The next step is to expand the transparent background so the almost-white pixels blend into the non-transparent pixels that are next to them. The example program uses the following ExpandTransparency method to do that.

// Make pixels that are near transparent ones partly transparent.
private Bitmap ExpandTransparency(Bitmap input_bm, float max_dist)
{
    Bitmap result_bm = new Bitmap(input_bm);

    float[,] distances =
        GetDistancesToTransparent(input_bm, max_dist);
    
    int width = input_bm.Width;
    int height = input_bm.Height;
    for (int x = 0; x < width; x++)
    {
        for (int y = 0; y < height; y++)
        {
            // If this pixel is transparent, skip it.
            if (input_bm.GetPixel(x, y).A == 0)
                continue;

            // See if this pixel is near a transparent one.
            float distance = distances[x, y];
            if (distance > max_dist) continue;
            float scale = distance / max_dist;

            Color color = input_bm.GetPixel(x, y);
            int r = color.R;
            int g = color.G;
            int b = color.B;

            int a = (int)(255 * scale);
            color = Color.FromArgb(a, r, g, b);
            result_bm.SetPixel(x, y, color);
        }
    }
    return result_bm;
}

This method first creates a copy of the input bitmap. It then calls the GetDistancesToTransparent method described shortly to find the distance from each pixel to the transparent pixel that is closest to it.

The code then loops through the pixels in the image. If the current pixel is already transparent, the loop skips it. The program also skips the pixel if the distance to the nearest transparent pixel is greater than the maximum distance max_dist.

The idea for the remaining pixels is to scale the pixel’s alpha (opacity) component so those that are closest to a transparent pixel are mostly transparent. To do get a pixel’s scale, the code divides the distance from the pixel to a transparent pixel by the maximum distance that we care about. The code sets the pixel’s alpha component to that scale times the maximum possible component value 255.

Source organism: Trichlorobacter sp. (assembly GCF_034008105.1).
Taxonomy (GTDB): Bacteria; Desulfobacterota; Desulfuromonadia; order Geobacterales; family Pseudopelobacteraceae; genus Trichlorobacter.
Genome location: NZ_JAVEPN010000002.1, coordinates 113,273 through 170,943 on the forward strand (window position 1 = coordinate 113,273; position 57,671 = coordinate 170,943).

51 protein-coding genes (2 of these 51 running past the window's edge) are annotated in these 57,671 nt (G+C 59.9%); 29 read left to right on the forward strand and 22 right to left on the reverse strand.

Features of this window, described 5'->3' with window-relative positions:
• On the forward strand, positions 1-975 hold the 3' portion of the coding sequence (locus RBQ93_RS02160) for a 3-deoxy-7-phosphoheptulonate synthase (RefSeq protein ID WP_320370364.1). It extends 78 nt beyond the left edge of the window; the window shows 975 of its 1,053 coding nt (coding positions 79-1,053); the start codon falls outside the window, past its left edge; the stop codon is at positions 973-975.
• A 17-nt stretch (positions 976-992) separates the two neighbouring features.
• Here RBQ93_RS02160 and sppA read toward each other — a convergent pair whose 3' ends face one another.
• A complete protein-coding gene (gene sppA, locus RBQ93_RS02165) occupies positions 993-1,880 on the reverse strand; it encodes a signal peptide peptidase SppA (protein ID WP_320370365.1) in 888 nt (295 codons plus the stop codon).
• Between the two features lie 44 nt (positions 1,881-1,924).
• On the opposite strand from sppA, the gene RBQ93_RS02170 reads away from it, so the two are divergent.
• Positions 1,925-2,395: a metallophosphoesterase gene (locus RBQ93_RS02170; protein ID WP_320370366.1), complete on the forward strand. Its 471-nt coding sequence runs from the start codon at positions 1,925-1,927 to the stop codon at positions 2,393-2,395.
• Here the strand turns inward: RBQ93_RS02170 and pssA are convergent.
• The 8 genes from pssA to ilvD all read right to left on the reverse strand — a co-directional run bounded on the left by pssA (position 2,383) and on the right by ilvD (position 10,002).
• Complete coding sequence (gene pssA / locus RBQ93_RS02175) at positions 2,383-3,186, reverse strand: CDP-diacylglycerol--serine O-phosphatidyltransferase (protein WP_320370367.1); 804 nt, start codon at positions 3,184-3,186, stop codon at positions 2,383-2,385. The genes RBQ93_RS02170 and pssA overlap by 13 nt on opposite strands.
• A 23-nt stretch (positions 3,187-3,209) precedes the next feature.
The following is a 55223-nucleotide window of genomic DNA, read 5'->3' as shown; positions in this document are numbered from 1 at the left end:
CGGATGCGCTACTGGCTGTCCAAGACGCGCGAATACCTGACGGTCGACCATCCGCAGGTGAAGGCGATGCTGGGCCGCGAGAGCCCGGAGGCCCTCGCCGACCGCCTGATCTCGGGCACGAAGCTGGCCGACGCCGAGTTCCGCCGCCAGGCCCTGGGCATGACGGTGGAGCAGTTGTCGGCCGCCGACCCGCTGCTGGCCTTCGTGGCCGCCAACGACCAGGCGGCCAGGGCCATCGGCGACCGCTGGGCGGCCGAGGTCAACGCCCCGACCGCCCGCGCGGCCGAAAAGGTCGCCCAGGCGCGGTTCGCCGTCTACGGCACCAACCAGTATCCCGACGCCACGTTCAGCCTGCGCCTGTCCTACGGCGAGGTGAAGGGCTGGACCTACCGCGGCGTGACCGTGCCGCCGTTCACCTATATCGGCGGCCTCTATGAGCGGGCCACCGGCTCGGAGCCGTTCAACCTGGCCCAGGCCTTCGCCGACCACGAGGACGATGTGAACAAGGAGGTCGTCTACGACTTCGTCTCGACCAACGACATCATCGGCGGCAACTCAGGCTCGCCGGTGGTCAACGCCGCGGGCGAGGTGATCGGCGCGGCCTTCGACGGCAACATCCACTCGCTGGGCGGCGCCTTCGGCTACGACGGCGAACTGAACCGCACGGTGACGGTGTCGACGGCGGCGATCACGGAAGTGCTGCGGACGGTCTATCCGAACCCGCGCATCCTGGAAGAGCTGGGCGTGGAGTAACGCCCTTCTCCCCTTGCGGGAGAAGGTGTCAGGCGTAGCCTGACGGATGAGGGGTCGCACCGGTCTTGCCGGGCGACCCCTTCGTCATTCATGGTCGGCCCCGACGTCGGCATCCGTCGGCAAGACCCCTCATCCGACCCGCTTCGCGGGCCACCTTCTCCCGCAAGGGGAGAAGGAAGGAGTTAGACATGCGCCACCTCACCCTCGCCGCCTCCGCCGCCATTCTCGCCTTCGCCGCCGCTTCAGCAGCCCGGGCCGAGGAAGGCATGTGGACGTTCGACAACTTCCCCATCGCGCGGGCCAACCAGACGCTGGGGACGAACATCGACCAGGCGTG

For example, suppose dx and dy are five as shown in the pictures above. Then max_dist is dx + dy = 10.0.

Now suppose a particular pixel is one pixel away from a transparent background pixel. In that case, the scale is 1 / 10.0 = 0.1. The code sets that pixel’s alpha component to 0.1 * 255 = 25, so the pixel is mostly transparent. The pixel is close to a transparent pixel, so that makes sense.

For another example, consider a pixel that is nine pixels away from a transparent pixel. In that case, the scale factor is 9 / 10.0 = 0.9, so the code sets its alpha component to 0.9 * 255 = 229. This pixel is far from the transparent pixel, so it is mostly opaque.

After it has finished processing all of the image’s pixels, the method returns the result bitmap.

Handling Edges

This method is pretty good at smoothing the edges of large areas of transparent pixels, but it does not treat the edges of the image as transparent. For example, consider the picture on the right in the following figure. (It’s the same as the previous one.)


[transparent background]

The pixels along the edge of the logo are almost white. Now suppose the edges of the image come right up to those almost-white pixels. In that case, the almost white pixels along the edges of the image are adjacent to the image’s edges, but they are not adjacent to any transparent pixels. That means their opacities will not be adjusted.